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 Table of Contents 
CASE REPORT
Year : 2018  |  Volume : 7  |  Issue : 5  |  Page : 1109-1112  

Pemphigus vulgaris – A report of three cases and review of literature


Department of Oral Medicine and Radiology, Haldia Institute of Dental Sciences and Research (HIDSAR), Balughata, Haldia, West Bengal, India

Date of Web Publication20-Nov-2018

Correspondence Address:
Dr. Ishita Banerjee
Department of Oral Medicine and Radiology, Haldia Institute of Dental Sciences and Research (HIDSAR), Balughata- 721 645, Haldia, West Bengal
India
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Source of Support: None, Conflict of Interest: None


DOI: 10.4103/jfmpc.jfmpc_133_18

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  Abstract 


Pemphigus vulgaris (PV) is an autoimmune, potentially life-threatening disease causing blisters and erosions of the skin and mucous membranes associated with intraepithelial acantholysis. The underlying mechanism responsible for causing intraepithelial lesions is the binding of immunoglobulin G autoantibodies to desmoglein 3, a transmembrane glycoprotein adhesion molecule present on desmosomes. Histological features comprise intraepithelial cleft and Tzanck cells. Corticosteroids remain the mainstay of the treatment plan. In this article, we have discussed about the diagnosis of three patients suffering from PV, the treatment rendered, and the outcome of the same.

Keywords: Corticosteroids, Nikolsky's sign, Tzanck cells, vesicles


How to cite this article:
Banerjee I, Bhowmik B, Maji A, Sinha R. Pemphigus vulgaris – A report of three cases and review of literature. J Family Med Prim Care 2018;7:1109-12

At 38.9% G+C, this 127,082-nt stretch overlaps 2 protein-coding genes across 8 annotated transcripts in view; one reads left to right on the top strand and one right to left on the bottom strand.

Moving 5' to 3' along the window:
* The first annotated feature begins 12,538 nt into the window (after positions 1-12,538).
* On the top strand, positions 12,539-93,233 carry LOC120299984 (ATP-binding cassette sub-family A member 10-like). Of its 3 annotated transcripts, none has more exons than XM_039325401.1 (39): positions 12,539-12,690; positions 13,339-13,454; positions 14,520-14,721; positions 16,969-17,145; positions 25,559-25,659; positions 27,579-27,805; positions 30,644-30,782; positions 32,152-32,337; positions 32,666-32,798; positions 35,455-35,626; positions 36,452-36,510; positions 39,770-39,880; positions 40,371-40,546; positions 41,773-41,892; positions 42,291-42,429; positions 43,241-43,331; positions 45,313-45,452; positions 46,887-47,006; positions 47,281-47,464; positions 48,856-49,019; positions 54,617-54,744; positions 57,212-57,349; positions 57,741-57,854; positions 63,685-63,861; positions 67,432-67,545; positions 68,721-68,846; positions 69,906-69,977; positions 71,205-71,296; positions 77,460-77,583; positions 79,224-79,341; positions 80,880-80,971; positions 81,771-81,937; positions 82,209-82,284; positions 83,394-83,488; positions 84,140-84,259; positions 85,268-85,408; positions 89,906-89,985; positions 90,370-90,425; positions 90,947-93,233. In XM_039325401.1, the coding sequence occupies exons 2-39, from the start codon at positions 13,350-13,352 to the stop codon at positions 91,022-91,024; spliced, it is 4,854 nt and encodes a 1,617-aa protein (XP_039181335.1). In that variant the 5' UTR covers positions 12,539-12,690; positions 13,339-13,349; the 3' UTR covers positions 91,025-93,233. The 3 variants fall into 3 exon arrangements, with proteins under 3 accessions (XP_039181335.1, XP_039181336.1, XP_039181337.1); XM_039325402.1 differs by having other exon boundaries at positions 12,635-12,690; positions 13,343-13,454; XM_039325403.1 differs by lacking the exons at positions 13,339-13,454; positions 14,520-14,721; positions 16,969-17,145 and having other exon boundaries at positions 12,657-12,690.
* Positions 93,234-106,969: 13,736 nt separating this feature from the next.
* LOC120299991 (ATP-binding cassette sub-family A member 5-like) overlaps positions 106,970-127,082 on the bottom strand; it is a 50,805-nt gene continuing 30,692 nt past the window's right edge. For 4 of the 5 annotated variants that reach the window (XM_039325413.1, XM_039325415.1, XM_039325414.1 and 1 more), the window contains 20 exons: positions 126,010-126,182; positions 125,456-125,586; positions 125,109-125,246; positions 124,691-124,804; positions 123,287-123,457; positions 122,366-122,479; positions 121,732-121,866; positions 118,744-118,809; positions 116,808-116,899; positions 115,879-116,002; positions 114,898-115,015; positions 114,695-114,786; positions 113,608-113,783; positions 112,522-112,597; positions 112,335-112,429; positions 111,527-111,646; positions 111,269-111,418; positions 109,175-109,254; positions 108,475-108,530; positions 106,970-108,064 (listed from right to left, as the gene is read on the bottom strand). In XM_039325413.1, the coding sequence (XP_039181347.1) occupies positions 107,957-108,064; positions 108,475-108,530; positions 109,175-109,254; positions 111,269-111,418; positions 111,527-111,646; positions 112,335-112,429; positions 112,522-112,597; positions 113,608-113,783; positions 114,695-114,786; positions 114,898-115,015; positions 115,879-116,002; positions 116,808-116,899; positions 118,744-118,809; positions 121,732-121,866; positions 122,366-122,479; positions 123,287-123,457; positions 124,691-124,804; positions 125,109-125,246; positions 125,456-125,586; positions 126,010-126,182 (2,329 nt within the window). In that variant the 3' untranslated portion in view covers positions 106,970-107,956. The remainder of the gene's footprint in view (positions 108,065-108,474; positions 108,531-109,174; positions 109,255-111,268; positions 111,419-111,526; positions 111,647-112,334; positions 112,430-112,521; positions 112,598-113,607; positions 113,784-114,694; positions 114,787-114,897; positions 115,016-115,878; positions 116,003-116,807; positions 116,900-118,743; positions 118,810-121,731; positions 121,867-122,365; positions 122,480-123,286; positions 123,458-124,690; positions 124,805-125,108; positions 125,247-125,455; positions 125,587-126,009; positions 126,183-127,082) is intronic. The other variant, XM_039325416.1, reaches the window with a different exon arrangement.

How to cite this URL:
Banerjee I, Bhowmik B, Maji A, Sinha R. Pemphigus vulgaris – A report of three cases and review of literature. J Family Med Prim Care [serial online] 2018 [cited 2019 Sep 17];7:1109-12. Available from: http://www.jfmpc.com/text.asp?2018/7/5/1109/245726




  Introduction Top


The word “Pemphigus,” derived from the Greek word “Pemphix” meaning bubble or blister, was originally used by Wichman in 1791, for describing a chronic blistering disease[1] that corresponds to present-day pemphigus vulgaris (PV). Pemphigus includes a group of autoimmune, intraepithelial disease causing mucocutaneous blisters and erosions, mediated by circulating autoantibodies directed against keratinocyte cell surfaces of intercellular junctions.[2] The two major groups are PV and pemphigus foliaceus. Their difference lies in the level of acantholysis, with the former in the suprabasilar level and the latter in the subcorneal level. The other forms are vegetans, erythematosus, IgA pemphigus, and paraneoplastic pemphigus (PNP).[3] Generally, PV affects patients in their fifth and sixth decades of life; shows a strong genetic and environmental association; and is more prevalent in certain ethnic groups, such as Ashkenazi Jews, Japanese, and populations from the Mediterranean ancestry.[4]


  Case Presentation Top


Case 1

A 45-year-old male patient arrived in the Department of Oral Medicine and Radiology, with a chief complaint of ulceration in the mouth and body since 2 months, with a history of burning sensation on taking hot and spicy food. Medical history revealed that he was suffering from this problem since 2 years and was on corticosteroids that provided temporary relief. A relapse of short duration and periodic recurrence was associated with discontinuation of medication. On extraoral examination, painful ulcers and blisters were present on the bridge of the nose [Figure 1]a, while intraorally, desquamative gingivitis was seen on the marginal gingiva in relation to 11, 12, and ulcerations seen on bilateral posterior buccal mucosa [Figure 1]b,[Figure 1]c,[Figure 1]d. Personal and family history was non-contributory. Bilateral submandibular lymph nodes were enlarged, tender, soft mobile, and tender.
Figure 1: Blisters were present on the bridge of nose (a), while intraorally, desquamative gingivitis was seen on the marginal gingiva in relation to 11,12, and ulcerations seen on bilateral posterior buccal mucosa (b,c and d).

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Case 2